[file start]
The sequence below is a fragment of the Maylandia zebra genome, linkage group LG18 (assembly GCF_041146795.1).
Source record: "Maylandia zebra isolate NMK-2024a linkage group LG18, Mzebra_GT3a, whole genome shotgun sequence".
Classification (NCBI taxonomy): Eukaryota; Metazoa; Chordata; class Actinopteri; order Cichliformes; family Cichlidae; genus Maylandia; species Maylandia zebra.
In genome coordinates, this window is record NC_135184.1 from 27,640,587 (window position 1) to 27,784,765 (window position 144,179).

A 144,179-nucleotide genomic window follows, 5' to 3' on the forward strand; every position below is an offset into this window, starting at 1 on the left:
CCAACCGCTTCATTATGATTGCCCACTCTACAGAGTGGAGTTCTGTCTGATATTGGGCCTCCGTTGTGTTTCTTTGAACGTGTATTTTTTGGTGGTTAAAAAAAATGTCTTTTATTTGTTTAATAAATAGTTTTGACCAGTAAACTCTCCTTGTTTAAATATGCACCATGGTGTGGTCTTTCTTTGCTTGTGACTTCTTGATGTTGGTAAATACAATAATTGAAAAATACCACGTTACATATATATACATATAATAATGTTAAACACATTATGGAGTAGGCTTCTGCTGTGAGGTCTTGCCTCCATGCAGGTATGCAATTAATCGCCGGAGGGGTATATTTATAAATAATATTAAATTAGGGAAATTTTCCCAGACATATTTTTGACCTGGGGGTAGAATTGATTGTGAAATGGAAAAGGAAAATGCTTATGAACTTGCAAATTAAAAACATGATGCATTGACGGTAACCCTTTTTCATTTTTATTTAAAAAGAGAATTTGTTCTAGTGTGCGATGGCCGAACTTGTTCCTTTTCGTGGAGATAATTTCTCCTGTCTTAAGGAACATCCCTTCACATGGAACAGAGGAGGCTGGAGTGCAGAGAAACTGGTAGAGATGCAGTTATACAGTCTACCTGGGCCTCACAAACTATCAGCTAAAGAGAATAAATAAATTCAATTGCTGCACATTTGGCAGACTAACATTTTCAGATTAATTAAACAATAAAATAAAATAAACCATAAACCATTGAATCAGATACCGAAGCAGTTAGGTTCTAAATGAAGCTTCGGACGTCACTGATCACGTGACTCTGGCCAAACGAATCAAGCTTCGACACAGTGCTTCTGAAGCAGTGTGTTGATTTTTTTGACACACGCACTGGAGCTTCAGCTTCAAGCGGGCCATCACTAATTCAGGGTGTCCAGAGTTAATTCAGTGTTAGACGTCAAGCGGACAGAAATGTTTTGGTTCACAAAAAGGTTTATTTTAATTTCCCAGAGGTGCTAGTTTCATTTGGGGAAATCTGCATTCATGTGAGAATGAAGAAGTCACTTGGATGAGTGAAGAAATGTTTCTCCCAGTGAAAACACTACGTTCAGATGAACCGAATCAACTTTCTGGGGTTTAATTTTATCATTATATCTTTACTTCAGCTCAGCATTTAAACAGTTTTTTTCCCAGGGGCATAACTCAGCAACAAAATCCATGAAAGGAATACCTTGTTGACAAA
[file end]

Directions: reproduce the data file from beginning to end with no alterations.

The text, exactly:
The sequence below is a fragment of the Maylandia zebra genome, linkage group LG18 (assembly GCF_041146795.1).
Source record: "Maylandia zebra isolate NMK-2024a linkage group LG18, Mzebra_GT3a, whole genome shotgun sequence".
Classification (NCBI taxonomy): Eukaryota; Metazoa; Chordata; class Actinopteri; order Cichliformes; family Cichlidae; genus Maylandia; species Maylandia zebra.
In genome coordinates, this window is record NC_135184.1 from 27,640,587 (window position 1) to 27,784,765 (window position 144,179).

A 144,179-nucleotide genomic window follows, 5' to 3' on the forward strand; every position below is an offset into this window, starting at 1 on the left:
CCAACCGCTTCATTATGATTGCCCACTCTACAGAGTGGAGTTCTGTCTGATATTGGGCCTCCGTTGTGTTTCTTTGAACGTGTATTTTTTGGTGGTTAAAAAAAATGTCTTTTATTTGTTTAATAAATAGTTTTGACCAGTAAACTCTCCTTGTTTAAATATGCACCATGGTGTGGTCTTTCTTTGCTTGTGACTTCTTGATGTTGGTAAATACAATAATTGAAAAATACCACGTTACATATATATACATATAATAATGTTAAACACATTATGGAGTAGGCTTCTGCTGTGAGGTCTTGCCTCCATGCAGGTATGCAATTAATCGCCGGAGGGGTATATTTATAAATAATATTAAATTAGGGAAATTTTCCCAGACATATTTTTGACCTGGGGGTAGAATTGATTGTGAAATGGAAAAGGAAAATGCTTATGAACTTGCAAATTAAAAACATGATGCATTGACGGTAACCCTTTTTCATTTTTATTTAAAAAGAGAATTTGTTCTAGTGTGCGATGGCCGAACTTGTTCCTTTTCGTGGAGATAATTTCTCCTGTCTTAAGGAACATCCCTTCACATGGAACAGAGGAGGCTGGAGTGCAGAGAAACTGGTAGAGATGCAGTTATACAGTCTACCTGGGCCTCACAAACTATCAGCTAAAGAGAATAAATAAATTCAATTGCTGCACATTTGGCAGACTAACATTTTCAGATTAATTAAACAATAAAATAAAATAAACCATAAACCATTGAATCAGATACCGAAGCAGTTAGGTTCTAAATGAAGCTTCGGACGTCACTGATCACGTGACTCTGGCCAAACGAATCAAGCTTCGACACAGTGCTTCTGAAGCAGTGTGTTGATTTTTTTGACACACGCACTGGAGCTTCAGCTTCAAGCGGGCCATCACTAATTCAGGGTGTCCAGAGTTAATTCAGTGTTAGACGTCAAGCGGACAGAAATGTTTTGGTTCACAAAAAGGTTTATTTTAATTTCCCAGAGGTGCTAGTTTCATTTGGGGAAATCTGCATTCATGTGAGAATGAAGAAGTCACTTGGATGAGTGAAGAAATGTTTCTCCCAGTGAAAACACTACGTTCAGATGAACCGAATCAACTTTCTGGGGTTTAATTTTATCATTATATCTTTACTTCAGCTCAGCATTTAAACAGTTTTTTTCCCAGGGGCATAACTCAGCAACAAAATCCATGAAAGGAATACCTTGTTGACAAA